Phil Rickman is a bestselling British author of supernatural and mystery novels. He is the author of the Merrily Watkins series, which has been adapted for television. The 15th book in the series, currently titled For the Hell of It, is due out in October.
1. Who were your literary heroes and influences as you were growing up?
No surprises, I’m afraid. Started with Enid Blyton, moved on to Ian Fleming and then John le Carré, P. M. Hubbard… and then I sort of grew up and nothing much changed.
2. You have written two books about the Tudor scientist Dr John Dee. Is it true that you employed some unusual methods to research his life?
Well, they’re novels, so anything goes as long as it sounds as if it could be right.
John Dee’s family home was a house called Nant-y-groes, near Presteigne, in mid Wales, not far from where we live now. But Dee’s actually more associated with London - particularly Mortlake, on the Thames. A long way from me, but quite convenient for my friend Sir Richard Heygate, co-author of The Book of English Magic, and his motorbike. And so anything I needed to know about Dee that wasn’t in the biogs I asked Richard, without specifying the context, and he headed off to Mortlake and asked the man himself…
3. We first met Merrily Watkins in 1998. Did it feel like a bold step at the time writing about a female vicar?
Not really. Female vicars were still a comparatively new phenomenon in Britain. Odd things could happen to them. For the first Merrily Watkins novel, The Wine of Angels, I used a true story that I’d originally developed for a BBC Radio Four feature and realised could be altered to create what I was looking for. I just needed a youngish female vicar to toss into the mix. And the fact that Merrily’s fifteen year-old daughter was what was known then as a teen witch… if anything, that was the bold step.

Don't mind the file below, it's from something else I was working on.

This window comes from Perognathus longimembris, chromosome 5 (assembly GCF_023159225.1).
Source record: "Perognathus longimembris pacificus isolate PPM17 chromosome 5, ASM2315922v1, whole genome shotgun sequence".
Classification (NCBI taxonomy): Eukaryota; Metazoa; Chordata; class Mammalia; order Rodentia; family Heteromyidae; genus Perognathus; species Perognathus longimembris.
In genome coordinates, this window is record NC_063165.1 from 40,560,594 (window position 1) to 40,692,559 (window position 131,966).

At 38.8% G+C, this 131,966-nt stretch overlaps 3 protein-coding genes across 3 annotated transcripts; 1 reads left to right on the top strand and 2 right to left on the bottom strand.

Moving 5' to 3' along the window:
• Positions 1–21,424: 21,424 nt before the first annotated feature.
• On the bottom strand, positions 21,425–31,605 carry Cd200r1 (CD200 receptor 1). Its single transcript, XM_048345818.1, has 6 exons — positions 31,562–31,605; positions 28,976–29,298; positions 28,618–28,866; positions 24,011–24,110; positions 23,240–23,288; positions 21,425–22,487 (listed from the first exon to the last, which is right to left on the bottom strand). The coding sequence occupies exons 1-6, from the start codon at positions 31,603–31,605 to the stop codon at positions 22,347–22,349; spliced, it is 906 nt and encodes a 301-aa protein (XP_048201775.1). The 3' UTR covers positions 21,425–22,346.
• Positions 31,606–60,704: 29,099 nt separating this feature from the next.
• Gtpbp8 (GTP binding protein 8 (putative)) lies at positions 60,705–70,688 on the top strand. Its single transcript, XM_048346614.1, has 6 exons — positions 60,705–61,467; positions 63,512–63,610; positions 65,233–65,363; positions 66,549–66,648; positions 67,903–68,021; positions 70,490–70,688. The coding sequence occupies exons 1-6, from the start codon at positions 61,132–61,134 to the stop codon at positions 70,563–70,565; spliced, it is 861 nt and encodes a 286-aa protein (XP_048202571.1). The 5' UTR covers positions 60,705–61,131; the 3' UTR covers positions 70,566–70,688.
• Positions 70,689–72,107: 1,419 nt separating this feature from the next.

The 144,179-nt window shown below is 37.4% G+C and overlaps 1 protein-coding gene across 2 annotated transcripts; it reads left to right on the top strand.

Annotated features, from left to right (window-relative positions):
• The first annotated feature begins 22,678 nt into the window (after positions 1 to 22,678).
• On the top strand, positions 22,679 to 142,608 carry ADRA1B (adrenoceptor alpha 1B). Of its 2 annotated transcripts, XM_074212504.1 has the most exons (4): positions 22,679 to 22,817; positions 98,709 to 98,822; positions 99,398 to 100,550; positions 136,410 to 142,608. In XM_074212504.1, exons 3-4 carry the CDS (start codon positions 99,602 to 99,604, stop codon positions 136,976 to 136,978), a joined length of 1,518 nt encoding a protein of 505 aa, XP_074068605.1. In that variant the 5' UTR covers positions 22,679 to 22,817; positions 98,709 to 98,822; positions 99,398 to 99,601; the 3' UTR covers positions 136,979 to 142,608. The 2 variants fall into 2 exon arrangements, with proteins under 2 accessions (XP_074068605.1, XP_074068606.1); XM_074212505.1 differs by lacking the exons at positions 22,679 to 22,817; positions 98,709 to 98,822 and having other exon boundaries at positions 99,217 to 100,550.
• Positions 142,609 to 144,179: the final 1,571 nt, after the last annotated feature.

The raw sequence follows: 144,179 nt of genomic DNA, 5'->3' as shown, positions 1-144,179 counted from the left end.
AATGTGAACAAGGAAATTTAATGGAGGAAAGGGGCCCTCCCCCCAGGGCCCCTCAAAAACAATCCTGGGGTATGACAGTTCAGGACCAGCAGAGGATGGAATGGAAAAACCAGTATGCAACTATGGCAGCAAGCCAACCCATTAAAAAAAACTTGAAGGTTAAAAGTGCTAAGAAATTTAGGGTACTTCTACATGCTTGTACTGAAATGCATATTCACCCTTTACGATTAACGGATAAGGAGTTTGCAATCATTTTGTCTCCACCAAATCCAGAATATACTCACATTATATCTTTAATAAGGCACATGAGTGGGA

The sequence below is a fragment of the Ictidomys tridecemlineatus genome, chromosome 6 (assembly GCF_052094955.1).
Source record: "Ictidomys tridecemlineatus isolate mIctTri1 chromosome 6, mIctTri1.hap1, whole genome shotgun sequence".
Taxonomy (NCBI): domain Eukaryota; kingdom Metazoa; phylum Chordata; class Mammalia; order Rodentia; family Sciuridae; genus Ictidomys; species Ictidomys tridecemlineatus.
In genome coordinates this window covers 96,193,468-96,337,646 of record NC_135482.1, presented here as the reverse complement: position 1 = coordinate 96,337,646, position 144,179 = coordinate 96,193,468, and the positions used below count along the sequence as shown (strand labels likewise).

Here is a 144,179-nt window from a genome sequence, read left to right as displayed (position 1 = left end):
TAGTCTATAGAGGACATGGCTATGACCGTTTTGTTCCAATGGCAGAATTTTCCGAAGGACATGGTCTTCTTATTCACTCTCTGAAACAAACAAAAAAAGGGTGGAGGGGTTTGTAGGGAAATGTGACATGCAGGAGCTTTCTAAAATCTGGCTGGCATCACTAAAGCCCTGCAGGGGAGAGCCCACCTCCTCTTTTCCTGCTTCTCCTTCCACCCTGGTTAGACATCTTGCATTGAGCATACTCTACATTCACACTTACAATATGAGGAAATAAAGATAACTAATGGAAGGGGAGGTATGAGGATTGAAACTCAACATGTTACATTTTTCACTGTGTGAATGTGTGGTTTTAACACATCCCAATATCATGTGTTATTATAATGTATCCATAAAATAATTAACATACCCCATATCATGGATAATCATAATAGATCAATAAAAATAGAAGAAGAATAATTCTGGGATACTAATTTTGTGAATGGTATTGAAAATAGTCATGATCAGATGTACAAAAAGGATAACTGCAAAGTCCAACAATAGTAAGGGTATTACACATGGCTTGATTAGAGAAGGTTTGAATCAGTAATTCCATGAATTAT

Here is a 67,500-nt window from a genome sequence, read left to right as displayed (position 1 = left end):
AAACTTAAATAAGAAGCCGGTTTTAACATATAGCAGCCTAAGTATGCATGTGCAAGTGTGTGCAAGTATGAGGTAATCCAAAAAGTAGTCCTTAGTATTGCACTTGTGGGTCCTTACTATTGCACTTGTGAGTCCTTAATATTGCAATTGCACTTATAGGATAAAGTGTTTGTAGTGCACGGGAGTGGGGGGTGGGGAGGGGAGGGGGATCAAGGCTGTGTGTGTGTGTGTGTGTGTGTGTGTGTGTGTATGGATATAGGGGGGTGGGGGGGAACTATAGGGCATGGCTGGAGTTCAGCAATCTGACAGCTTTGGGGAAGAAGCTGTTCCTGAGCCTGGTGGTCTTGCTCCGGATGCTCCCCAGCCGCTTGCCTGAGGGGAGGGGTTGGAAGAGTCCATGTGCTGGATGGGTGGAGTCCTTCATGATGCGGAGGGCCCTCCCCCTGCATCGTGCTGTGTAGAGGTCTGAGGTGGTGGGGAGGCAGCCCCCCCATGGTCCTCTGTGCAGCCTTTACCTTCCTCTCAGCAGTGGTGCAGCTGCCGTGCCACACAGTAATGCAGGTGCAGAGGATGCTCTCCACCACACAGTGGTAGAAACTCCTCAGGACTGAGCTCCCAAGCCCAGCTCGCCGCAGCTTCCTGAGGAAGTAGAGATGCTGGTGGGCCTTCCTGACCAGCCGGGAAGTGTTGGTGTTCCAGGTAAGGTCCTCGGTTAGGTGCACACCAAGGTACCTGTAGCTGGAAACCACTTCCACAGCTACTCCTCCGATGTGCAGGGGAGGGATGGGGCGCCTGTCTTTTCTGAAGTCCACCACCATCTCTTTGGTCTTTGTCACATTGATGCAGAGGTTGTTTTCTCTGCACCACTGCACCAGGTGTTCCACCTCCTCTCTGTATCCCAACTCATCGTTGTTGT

4. Is there anything you can tell us about the latest Merrily Watkins book, For the Hell of It?
I’m still not certain that’s going to be what it’s called. I had that title before the story, but now the story’s taken over, and it’s not quite the same one.
It involves the poet William Wordsworth, who most people associate with the Lake District, his birthplace. In fact, much of Wordsworth’s poetic self-discovery took place in the Wye Valley in Herefordshire, where he had some strange experiences and - there’s reason to believe - almost became a Druid.
5. Has a book ever changed your life or made you think differently?
I’m not aware of Enid Blyton writing a series of ghost stories, but she came close in the ones about Barney, the circus boy, his ordinary middle class mates and the politically-incorrect spaniel, Loony. They were all set in places with a disturbing atmosphere and names beginning with R - The Ring o’ Bells Mystery, The Rubadub Mystery, etc. At the age of eight, I decided I wanted to write books a bit like those.
6. Do you have a message for your Suffolk library readers?
If you appreciate weird fiction… don’t move. I’ve only spent a couple of days in Suffolk but it’s definitely not only a spooky place because the great M. R. James grew up here. I never realised before spending a night in Long Melford that big churches with plain glass leaded windows become much more numinous when lit up after dark than small ones with coloured stained glass.
7. Can you tell us one thing your readers may not know about you?
I have a third nipple. The mark of the witch. It’s not very big, but a doctor confirmed that’s what it is.
And no, I’m not showing it to you.